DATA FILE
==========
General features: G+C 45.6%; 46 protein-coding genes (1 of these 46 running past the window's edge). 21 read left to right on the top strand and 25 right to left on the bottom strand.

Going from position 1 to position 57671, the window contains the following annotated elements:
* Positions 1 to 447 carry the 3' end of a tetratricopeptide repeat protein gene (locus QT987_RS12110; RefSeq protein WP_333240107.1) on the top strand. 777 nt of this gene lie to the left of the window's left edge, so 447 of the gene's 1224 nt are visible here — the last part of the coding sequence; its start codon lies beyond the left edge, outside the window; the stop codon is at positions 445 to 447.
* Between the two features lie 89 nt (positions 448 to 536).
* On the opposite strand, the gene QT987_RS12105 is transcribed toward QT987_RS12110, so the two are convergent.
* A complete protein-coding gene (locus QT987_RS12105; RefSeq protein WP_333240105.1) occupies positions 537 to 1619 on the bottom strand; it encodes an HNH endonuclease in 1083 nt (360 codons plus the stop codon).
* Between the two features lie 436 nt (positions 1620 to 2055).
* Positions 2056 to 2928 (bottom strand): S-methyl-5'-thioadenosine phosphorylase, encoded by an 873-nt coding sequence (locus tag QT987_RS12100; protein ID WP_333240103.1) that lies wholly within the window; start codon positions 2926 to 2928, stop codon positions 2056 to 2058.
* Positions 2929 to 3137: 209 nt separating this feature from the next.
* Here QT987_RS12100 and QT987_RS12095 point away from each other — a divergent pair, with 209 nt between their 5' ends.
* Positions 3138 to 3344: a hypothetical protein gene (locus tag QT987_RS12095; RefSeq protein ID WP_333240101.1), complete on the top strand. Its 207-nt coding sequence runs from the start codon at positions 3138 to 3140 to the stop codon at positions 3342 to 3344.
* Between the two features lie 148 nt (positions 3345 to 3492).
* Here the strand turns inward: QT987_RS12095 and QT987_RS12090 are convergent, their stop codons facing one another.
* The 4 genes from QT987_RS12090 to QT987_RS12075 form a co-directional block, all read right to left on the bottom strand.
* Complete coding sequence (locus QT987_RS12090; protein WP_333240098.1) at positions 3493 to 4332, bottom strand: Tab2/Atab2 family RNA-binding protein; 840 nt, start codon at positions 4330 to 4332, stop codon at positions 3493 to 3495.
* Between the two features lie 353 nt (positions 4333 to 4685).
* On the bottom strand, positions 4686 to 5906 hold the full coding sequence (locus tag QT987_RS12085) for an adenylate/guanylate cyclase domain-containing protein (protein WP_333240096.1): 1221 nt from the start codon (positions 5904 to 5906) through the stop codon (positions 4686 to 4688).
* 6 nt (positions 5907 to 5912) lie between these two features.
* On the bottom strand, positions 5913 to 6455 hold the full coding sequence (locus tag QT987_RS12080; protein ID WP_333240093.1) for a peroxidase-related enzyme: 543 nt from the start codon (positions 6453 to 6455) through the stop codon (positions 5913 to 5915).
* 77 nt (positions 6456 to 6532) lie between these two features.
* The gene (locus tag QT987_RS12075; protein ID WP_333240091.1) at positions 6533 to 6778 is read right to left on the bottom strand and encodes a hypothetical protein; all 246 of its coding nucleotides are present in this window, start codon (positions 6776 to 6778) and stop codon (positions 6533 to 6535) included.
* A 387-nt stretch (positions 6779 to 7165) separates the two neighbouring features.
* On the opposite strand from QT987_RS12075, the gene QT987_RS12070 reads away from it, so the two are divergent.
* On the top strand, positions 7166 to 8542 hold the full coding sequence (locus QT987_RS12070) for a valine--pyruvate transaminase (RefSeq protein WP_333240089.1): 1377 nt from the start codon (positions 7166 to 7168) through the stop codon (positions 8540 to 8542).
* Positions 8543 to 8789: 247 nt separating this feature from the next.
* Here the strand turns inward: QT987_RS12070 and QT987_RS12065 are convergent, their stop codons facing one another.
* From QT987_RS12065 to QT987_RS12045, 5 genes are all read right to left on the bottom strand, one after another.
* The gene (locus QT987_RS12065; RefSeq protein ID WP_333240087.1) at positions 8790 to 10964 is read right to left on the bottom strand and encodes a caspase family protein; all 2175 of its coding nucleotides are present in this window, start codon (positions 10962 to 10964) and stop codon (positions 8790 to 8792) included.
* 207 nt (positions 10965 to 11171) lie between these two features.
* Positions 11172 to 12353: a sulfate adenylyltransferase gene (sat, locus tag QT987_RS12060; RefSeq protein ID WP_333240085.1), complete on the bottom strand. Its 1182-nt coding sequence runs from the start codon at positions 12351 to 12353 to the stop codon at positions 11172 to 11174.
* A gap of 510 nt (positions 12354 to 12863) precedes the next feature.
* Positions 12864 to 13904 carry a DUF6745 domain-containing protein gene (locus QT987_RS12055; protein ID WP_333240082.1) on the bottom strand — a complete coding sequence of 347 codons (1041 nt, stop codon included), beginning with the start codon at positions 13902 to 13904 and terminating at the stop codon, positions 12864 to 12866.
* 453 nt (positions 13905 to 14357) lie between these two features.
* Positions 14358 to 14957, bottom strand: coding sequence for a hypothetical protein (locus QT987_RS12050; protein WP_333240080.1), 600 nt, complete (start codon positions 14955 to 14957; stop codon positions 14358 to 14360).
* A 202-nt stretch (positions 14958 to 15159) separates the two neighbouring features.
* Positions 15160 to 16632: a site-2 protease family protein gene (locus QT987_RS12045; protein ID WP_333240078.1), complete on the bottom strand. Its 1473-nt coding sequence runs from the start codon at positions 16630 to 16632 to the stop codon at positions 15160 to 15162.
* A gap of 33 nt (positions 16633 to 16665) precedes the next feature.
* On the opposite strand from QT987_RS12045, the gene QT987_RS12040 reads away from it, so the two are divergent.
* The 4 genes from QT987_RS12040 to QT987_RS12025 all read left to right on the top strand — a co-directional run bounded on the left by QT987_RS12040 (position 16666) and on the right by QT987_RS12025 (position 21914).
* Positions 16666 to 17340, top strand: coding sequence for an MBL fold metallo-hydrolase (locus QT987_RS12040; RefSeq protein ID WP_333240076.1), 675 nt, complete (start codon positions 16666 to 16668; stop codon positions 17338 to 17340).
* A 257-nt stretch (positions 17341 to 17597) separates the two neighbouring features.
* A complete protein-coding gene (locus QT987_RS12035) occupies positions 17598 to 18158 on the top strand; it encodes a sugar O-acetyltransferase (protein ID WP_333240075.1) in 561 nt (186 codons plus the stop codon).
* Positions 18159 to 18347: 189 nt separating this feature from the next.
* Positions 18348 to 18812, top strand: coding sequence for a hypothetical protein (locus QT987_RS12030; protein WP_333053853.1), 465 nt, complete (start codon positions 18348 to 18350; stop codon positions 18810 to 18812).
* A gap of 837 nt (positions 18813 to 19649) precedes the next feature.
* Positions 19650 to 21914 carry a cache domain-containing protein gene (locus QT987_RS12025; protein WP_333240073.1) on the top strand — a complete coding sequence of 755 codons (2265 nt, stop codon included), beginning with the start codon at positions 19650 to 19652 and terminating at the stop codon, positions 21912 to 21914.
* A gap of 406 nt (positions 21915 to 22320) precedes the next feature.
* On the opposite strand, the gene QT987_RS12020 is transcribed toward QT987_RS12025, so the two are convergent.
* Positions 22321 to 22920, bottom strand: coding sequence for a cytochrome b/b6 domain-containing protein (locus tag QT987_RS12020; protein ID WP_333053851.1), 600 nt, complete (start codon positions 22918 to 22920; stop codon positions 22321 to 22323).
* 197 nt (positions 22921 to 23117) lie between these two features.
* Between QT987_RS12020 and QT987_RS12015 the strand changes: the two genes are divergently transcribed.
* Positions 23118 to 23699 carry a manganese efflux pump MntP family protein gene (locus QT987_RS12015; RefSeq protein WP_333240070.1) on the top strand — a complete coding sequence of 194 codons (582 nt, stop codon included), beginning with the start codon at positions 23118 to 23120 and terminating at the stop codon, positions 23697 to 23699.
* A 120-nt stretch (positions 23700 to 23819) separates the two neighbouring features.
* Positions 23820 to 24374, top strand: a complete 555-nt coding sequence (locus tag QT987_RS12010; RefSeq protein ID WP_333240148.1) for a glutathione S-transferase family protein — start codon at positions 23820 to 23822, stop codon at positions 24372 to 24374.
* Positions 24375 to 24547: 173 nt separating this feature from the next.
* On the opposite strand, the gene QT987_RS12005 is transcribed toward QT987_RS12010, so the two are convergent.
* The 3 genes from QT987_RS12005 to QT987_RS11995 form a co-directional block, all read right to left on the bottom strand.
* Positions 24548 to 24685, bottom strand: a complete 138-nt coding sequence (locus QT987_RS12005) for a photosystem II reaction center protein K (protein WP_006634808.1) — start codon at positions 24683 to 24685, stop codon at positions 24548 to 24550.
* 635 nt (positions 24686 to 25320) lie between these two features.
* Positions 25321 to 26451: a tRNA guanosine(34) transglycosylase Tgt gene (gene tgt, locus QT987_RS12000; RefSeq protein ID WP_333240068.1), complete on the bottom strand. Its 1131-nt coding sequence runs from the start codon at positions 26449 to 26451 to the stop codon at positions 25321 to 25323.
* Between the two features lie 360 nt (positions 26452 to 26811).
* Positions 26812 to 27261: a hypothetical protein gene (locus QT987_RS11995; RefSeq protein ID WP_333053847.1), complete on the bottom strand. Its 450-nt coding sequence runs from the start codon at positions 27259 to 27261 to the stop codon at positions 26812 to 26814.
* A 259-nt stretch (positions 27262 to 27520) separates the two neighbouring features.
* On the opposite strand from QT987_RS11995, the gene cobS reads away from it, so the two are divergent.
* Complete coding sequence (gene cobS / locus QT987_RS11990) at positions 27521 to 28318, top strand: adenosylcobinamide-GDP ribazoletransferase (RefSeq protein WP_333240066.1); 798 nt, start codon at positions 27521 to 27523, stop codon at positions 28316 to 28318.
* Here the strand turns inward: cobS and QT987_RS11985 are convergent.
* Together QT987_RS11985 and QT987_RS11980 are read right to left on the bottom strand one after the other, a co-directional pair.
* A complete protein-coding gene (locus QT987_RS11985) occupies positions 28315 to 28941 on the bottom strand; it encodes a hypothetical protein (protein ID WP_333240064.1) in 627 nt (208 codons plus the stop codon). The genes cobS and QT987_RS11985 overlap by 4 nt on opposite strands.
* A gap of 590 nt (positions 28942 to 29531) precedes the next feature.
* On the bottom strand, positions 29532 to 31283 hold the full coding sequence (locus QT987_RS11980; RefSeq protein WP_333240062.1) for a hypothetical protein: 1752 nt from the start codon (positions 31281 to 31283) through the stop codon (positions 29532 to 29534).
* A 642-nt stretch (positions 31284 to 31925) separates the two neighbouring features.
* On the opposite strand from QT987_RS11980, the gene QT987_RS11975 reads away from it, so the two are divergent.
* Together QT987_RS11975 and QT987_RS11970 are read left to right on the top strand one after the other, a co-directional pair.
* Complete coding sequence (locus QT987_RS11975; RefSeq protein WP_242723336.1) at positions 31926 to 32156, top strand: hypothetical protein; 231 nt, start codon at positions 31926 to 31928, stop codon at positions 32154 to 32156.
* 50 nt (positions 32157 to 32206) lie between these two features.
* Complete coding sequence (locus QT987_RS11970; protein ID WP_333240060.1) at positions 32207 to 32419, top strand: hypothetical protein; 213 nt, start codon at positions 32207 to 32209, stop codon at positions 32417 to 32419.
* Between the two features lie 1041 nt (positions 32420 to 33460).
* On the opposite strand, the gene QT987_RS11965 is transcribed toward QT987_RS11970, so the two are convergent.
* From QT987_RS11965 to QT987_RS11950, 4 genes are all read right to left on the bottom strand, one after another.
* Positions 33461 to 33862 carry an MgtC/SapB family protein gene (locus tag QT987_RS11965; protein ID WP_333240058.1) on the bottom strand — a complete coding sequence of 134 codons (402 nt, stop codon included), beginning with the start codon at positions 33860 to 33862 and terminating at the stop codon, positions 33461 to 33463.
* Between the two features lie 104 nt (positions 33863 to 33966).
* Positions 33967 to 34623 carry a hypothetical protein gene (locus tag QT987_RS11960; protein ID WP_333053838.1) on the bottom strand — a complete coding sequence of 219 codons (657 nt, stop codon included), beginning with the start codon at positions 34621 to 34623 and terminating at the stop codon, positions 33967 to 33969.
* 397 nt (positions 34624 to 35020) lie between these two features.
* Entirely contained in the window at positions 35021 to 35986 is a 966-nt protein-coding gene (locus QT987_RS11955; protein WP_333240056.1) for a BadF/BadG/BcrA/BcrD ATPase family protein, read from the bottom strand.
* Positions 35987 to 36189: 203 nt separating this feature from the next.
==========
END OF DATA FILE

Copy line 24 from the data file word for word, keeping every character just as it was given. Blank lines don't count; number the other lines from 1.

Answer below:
* On the top strand, positions 7166 to 8542 hold the full coding sequence (locus QT987_RS12070) for a valine--pyruvate transaminase (RefSeq protein WP_333240089.1): 1377 nt from the start codon (positions 7166 to 7168) through the stop codon (positions 8540 to 8542).